BOXING is far from perfect but when it gets it right, when it makes a fight everyone wants to see, there is no greater spectacle in sport. That sense of anticipation before the opening bell, whether you’re ringside, in the stands, sitting in a pub or watching at home, is simply incomparable.

There’s a tell-tale sign that the fight approaching is a truly great fight when only the fighters involved are discussed in the build-up. Think about it. In pretty much every Floyd Mayweather event from 2010, Manny Pacquiao was the elephant in the room and vice-versa each time Pacquiao was in action during that period. Ahead of their belated showdown in 2015, all talk was purely on the upcoming contest.

Since arriving on the world stage, Anthony Joshua has rarely been in a fight where questions about future opponents haven’t blighted his preparation for his immediate rival. From the moment he signed to fight Charles Martin for the IBF title in 2016, he’s been asked by reporters and media what happens next: ‘Once you’ve knocked out Martin are you going to fight Tyson Fury?’

Fury of course disappeared. Wladimir Klitschko, Joseph Parker and Deontay Wilder took the Traveller’s place in discussions with Joshua.  Though the Klitschko showdown was predominantly all about Klitschko, even the subsequent scrap with Parker, then the WBO champion, was overshadowed by Wilder.

Famously, ahead of Joshua’s fateful defence against Andy Ruiz Jnr in New York last year, American reporters struggled to muster a single enquiry about Ruiz and instead, two days before Joshua lost in a huge upset, he was fielding question after question about the then-WBC champion. After Joshua avenged Ruiz, Fury thrashed Wilder and Tyson was again the name on the media’s lips throughout the build-up and aftermath of AJ taking care of Kubrat Pulev.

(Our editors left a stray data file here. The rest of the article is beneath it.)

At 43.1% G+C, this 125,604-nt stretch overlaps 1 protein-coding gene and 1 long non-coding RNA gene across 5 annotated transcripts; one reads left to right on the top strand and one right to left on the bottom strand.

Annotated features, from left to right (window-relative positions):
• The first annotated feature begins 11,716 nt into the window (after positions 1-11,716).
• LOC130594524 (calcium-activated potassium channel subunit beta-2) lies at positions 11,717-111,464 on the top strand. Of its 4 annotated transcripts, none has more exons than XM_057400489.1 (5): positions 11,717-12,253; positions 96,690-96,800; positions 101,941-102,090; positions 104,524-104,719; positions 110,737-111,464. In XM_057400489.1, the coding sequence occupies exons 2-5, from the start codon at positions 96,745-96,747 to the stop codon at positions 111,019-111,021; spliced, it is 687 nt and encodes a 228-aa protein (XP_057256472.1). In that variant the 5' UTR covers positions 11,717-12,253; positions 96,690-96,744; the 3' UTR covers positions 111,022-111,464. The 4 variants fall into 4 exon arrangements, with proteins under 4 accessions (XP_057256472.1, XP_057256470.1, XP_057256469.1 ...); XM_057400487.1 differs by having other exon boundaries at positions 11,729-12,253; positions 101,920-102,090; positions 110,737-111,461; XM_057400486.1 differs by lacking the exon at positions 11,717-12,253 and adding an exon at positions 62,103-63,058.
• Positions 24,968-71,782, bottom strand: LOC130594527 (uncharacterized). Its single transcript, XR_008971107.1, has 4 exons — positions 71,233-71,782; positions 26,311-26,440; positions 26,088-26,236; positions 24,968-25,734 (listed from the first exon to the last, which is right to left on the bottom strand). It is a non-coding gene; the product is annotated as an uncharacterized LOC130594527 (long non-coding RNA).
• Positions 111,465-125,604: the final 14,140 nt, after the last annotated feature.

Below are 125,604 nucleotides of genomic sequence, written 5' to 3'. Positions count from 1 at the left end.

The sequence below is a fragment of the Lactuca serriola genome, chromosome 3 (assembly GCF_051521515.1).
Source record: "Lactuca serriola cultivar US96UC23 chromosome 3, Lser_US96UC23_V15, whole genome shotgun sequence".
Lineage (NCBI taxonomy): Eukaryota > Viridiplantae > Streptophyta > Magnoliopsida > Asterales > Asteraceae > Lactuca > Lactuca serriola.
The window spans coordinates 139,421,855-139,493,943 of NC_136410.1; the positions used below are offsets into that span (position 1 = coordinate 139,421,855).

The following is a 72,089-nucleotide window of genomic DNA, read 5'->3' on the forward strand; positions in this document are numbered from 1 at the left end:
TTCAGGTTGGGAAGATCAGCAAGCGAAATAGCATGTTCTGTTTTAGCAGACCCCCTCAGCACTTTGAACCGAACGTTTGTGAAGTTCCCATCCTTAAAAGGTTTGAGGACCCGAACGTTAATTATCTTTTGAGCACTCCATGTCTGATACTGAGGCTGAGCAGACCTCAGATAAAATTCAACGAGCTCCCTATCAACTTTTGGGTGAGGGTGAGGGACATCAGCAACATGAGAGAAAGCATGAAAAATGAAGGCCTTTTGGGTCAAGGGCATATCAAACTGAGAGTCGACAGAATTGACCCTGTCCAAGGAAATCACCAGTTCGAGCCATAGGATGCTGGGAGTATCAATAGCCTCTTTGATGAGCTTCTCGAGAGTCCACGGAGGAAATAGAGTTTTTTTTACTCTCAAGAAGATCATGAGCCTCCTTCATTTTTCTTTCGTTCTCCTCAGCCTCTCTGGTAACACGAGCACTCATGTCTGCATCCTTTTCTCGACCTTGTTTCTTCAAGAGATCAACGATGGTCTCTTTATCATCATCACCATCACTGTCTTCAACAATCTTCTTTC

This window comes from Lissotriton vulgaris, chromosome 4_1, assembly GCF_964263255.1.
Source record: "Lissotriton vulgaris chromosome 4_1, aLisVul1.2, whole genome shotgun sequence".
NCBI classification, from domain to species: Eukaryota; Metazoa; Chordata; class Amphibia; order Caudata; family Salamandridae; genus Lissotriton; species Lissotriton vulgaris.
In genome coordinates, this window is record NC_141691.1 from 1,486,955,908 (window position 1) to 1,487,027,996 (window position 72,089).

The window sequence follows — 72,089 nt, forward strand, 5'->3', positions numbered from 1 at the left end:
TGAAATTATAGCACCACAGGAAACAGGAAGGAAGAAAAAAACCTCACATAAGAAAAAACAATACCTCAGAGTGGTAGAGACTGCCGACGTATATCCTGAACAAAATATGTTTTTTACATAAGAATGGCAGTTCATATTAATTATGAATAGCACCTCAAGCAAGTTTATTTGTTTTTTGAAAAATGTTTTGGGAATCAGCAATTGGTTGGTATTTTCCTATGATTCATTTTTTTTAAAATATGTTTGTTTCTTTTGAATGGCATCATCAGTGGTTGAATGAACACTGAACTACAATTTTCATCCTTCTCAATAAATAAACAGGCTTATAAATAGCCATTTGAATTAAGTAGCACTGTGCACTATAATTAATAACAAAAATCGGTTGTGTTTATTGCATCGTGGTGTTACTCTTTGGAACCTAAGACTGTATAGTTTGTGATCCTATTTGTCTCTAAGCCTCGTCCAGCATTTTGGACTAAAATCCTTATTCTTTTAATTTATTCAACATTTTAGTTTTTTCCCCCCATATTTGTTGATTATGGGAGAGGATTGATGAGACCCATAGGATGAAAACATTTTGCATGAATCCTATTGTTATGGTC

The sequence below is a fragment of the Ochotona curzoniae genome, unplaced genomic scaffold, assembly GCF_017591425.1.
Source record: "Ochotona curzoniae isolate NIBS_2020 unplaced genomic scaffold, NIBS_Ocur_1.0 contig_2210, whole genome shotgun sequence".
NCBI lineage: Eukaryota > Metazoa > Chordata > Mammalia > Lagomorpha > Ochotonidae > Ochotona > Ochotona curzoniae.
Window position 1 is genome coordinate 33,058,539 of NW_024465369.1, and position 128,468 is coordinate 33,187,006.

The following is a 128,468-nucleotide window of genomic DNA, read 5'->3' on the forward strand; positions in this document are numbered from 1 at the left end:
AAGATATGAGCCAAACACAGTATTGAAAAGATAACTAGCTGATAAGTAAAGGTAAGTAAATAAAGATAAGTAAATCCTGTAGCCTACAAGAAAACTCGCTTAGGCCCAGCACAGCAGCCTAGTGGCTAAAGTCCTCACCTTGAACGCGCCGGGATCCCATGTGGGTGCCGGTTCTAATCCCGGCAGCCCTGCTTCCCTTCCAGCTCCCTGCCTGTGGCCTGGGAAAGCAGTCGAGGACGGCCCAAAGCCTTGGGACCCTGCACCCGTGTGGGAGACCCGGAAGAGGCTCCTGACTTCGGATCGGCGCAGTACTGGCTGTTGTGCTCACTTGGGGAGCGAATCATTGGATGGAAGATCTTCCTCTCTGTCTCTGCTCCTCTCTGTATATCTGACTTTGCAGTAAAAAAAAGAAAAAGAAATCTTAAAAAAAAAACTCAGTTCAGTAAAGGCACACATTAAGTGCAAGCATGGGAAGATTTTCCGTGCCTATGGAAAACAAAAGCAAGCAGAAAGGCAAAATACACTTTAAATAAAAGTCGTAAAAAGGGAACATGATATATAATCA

Nothing is more frustrating for a fighter, when they’re trying to focus on the job at hand or when they want some time to enjoy their victory, to be expected to turn their attention to a completely different opponent. But what we shouldn’t doubt is that both Joshua and Fury are now only thinking about each other.

Anthony Joshua and Tyson Fury

It will be five years since Joshua fought Martin that the questions about what happens next will hopefully stop, at least for a fight or two. Joshua vs Fury would appear to be all anyone is now interested in. The promoters are saying the right things: Bob Arum, Eddie Hearn and Frank Warren are all united in their desire to make the fight. There isn’t any dissenting voices (aside from the WBO, perhaps) or any caveats to promises. Think back to Joshua-Wilder negotiations; though we were teased by Hearn and Shelly Finkel, they were never really in agreement about anything.

At BN, we’re careful not to get too carried away until the fighters are standing in the opposing corners and waiting for the first bell. But we sense the irresistible showdown is closer than ever before. The magnitude of this contest cannot be downplayed.

Even those esteemed writers that are currently penning misinformed nonsense that boxing has no place in society – Matt Dickinson of The Times, shame on you – will struggle to ignore the sheer size and appeal of it.

* SPARE a thought for Callum Smith this week. Ordinarily, his showdown with Canelo Alvarez would have been BN’s main cover image, he’d be surrounded by British press and his mission to conquer the Mexican superstar would be everywhere.

The worldwide pandemic has made travelling to San Antonio impossible for many but nobody in Team Smith should doubt that British fans will be at home rooting for him.

The razzmatazz of a big event can be distracting for fighters, particularly in fight week, so one wonders if the lack of British attention may work in Callum’s favour. It’s a huge ask but Smith arguably has the best chance of anyone in and around the super-middleweight division to beat Canelo. It’s far from a foregone conclusion.

And if he wins, his story will suddenly become the biggest of the year.